Under Fire for Labor Policies, SoCal-Based Fashion Nova Settles $1.75M Lawsuit Over Shipping Delays and Returns
Fashion Nova, the Vernon-based fast-fashion retailer known for a heavy Instagram presence backed by celebrities like Cardi B, reached a $1.75 million settlement Thursday with local prosecutors over its returns policy and shipping delays.
The consumer protection lawsuit was settled just days after the New York Times published an investigation revealing illegal labor practices uncovered by federal officials. The report found factory workers in the Los Angeles area get paid illegally low wages to produce Fashion Nova’s bodycon dresses and other trendy pieces that often sell for around $15 to $40.
However, the settlement reached with the L.A. County District Attorney’s Office deals with Fashion Nova’s shortfalls not with its employees but with its customers. As part of the deal, the company has agreed to pay $250,000 in restitution to customers and another $1.5 million in costs, penalties and other fees.
The retailer did not admit to any wrongdoing as part of the settlement. The civil complaint was filed in Alameda County Superior Court by prosecutors from the counties of Los Angeles, Alameda, Napa and Sonoma.
Stefan Friedman, a PR representative for Fashion Nova, wrote in an email that issues with returns and shipping delays date back to more than 18 months ago and “were immediately addressed.” He did not address the federal labor investigation the retailer is facing.
“The world of eCommerce continues to evolve at a rapid pace, and as an innovator and leader we constantly strive to elevate our customers’ experience and similarly rectify any mistakes as quickly as possible,” he wrote.
Until at least April 2018, the company repeatedly failed to ship items to California customers within 30 days and did not provide adequate notices about the delays, according to prosecutors.
According to state law, online sales delivered to California customers must generally be shipped within 30 days, and customers must be given a refund or written notice if the shipment is delayed.
“The content of these notices is regulated by statute and must include the expected duration of the delay and an offer for a refund upon request,” a statement from the DA’s office explains.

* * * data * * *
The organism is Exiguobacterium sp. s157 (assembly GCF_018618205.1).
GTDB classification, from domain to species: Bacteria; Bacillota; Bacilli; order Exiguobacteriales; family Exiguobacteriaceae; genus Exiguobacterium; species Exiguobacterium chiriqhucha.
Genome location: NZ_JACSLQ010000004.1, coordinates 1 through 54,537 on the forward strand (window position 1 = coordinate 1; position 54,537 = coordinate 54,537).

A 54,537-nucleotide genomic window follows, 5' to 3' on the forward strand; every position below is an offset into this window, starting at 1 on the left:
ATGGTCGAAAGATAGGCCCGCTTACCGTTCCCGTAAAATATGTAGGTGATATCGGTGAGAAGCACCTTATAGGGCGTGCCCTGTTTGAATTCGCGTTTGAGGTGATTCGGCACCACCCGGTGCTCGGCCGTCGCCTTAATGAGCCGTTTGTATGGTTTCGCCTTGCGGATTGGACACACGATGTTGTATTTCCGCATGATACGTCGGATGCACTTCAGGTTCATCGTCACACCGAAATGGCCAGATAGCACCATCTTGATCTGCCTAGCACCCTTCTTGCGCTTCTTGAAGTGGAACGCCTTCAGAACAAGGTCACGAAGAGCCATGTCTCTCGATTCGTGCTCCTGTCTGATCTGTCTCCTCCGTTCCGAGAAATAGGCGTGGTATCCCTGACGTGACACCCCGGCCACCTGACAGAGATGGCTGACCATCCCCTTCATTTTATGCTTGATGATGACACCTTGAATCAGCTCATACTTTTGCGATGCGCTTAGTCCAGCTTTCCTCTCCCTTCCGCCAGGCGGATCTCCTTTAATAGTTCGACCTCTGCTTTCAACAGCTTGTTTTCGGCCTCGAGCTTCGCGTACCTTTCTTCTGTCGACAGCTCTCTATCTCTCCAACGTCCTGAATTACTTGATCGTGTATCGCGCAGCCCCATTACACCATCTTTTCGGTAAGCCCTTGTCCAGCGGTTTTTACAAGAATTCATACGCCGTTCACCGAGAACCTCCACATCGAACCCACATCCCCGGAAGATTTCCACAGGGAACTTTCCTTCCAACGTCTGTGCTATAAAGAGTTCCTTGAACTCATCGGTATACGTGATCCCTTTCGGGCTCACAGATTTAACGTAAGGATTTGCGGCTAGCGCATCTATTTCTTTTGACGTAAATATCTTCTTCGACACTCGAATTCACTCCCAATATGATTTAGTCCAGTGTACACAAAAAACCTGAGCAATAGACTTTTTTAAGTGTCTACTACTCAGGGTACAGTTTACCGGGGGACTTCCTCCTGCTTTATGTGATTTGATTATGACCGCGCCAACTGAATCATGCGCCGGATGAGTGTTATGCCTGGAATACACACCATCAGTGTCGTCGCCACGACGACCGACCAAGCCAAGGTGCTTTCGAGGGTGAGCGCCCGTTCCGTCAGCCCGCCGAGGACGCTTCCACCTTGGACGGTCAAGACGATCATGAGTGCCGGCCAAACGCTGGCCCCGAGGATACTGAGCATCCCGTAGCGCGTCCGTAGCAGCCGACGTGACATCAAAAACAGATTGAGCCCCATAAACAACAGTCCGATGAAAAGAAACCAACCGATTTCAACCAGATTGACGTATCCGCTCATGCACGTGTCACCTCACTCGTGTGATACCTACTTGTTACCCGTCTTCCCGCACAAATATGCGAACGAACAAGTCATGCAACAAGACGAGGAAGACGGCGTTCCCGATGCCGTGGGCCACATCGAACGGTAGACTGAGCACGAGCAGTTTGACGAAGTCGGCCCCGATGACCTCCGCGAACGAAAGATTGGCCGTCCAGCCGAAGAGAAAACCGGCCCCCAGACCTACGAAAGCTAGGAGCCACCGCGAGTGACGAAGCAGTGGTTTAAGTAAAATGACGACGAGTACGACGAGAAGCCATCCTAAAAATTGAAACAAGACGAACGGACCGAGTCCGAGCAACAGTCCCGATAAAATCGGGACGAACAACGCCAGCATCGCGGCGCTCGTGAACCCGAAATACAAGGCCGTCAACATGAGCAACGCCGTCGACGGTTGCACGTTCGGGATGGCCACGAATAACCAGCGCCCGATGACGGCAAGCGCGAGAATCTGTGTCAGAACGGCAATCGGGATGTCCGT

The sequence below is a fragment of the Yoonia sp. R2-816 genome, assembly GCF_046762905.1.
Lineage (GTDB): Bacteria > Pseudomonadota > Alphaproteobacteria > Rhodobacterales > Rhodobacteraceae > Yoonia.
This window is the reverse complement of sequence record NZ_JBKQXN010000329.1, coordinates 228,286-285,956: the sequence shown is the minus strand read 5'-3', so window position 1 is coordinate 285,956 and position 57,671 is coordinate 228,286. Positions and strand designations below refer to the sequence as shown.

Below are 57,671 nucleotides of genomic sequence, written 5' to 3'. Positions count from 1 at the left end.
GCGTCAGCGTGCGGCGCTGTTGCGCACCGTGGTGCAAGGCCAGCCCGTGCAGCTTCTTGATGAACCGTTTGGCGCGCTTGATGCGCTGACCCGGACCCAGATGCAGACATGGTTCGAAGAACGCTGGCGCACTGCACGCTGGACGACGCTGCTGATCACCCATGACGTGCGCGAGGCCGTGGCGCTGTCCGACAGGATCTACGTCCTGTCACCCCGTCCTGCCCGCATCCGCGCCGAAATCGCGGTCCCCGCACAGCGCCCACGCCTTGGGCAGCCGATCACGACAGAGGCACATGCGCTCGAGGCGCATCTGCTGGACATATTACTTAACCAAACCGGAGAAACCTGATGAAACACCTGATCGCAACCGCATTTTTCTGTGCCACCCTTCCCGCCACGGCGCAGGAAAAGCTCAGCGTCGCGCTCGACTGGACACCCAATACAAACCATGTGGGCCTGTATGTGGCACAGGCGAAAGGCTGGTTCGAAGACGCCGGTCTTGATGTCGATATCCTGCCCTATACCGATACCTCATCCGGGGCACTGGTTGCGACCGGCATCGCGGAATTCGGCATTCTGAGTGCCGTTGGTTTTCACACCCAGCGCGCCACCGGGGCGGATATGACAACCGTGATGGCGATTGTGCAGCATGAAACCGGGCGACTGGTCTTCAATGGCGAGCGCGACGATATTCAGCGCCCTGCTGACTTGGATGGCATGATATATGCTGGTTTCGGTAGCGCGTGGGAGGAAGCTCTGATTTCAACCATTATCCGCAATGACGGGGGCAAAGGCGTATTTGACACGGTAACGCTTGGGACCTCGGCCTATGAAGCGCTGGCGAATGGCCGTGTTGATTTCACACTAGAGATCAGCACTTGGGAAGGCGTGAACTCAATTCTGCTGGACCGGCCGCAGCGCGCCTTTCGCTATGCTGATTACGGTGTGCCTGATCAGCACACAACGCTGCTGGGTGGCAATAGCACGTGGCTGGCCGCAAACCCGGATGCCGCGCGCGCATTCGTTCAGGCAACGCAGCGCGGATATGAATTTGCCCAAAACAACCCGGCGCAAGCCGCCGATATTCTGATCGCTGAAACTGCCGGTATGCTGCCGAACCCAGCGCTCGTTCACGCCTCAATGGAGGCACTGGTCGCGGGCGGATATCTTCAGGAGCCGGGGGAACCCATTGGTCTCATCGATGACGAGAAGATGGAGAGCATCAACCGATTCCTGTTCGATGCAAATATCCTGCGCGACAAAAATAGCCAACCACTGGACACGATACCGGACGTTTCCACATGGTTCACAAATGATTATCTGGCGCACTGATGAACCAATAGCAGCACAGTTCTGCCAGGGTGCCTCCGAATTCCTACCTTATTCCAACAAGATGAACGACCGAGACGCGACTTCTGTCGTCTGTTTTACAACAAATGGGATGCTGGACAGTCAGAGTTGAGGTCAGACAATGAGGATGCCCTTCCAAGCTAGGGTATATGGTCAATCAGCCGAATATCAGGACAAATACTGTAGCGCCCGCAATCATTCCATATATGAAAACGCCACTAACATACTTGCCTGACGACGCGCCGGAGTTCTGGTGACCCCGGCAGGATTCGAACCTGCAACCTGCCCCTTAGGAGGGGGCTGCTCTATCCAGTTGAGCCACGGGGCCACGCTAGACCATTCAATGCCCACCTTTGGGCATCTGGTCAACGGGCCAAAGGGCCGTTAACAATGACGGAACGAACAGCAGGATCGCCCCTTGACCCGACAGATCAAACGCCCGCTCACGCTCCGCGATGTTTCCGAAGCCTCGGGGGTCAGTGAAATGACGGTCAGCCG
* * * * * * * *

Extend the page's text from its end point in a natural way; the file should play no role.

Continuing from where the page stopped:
Prosecutors said Fashion Nova also failed to clearly state its policy for returned items. The retailer’s website currently displays a detailed policy providing store credit for returns with very specific parameters for products of certain prices: “All items with prices ending in $.00, .96, .97 and .98 are final sale and cannot be returned for store credit.”
As part of the settlement, prosecutors said, Fashion Nova has agreed to change some business practices. That includes the clarification of its returns policy as well as providing cash refunds in some instances, according to DA’s office spokeswoman Venusse Navid.
“If the item they have is out of stock or if they ship the wrong item they are required to provide a cash refund,” Navid wrote in an email. “If the item is not in usable condition or damaged, they must replace the item within 3 days or refund the consumer the purchase price.”
According to Navid, the deal reached with prosecutors also requires Fashion Nova to appoint a senior level executive at the company as a “compliance officer” who will oversee those changes and keep track of consumer complaints.
The DA’s office is not involved in any of the federal labor investigations facing Fashion Nova, Navid said. The New York Times reported the company owes $3.8 million in back wages to hundreds of workers in the L.A. area.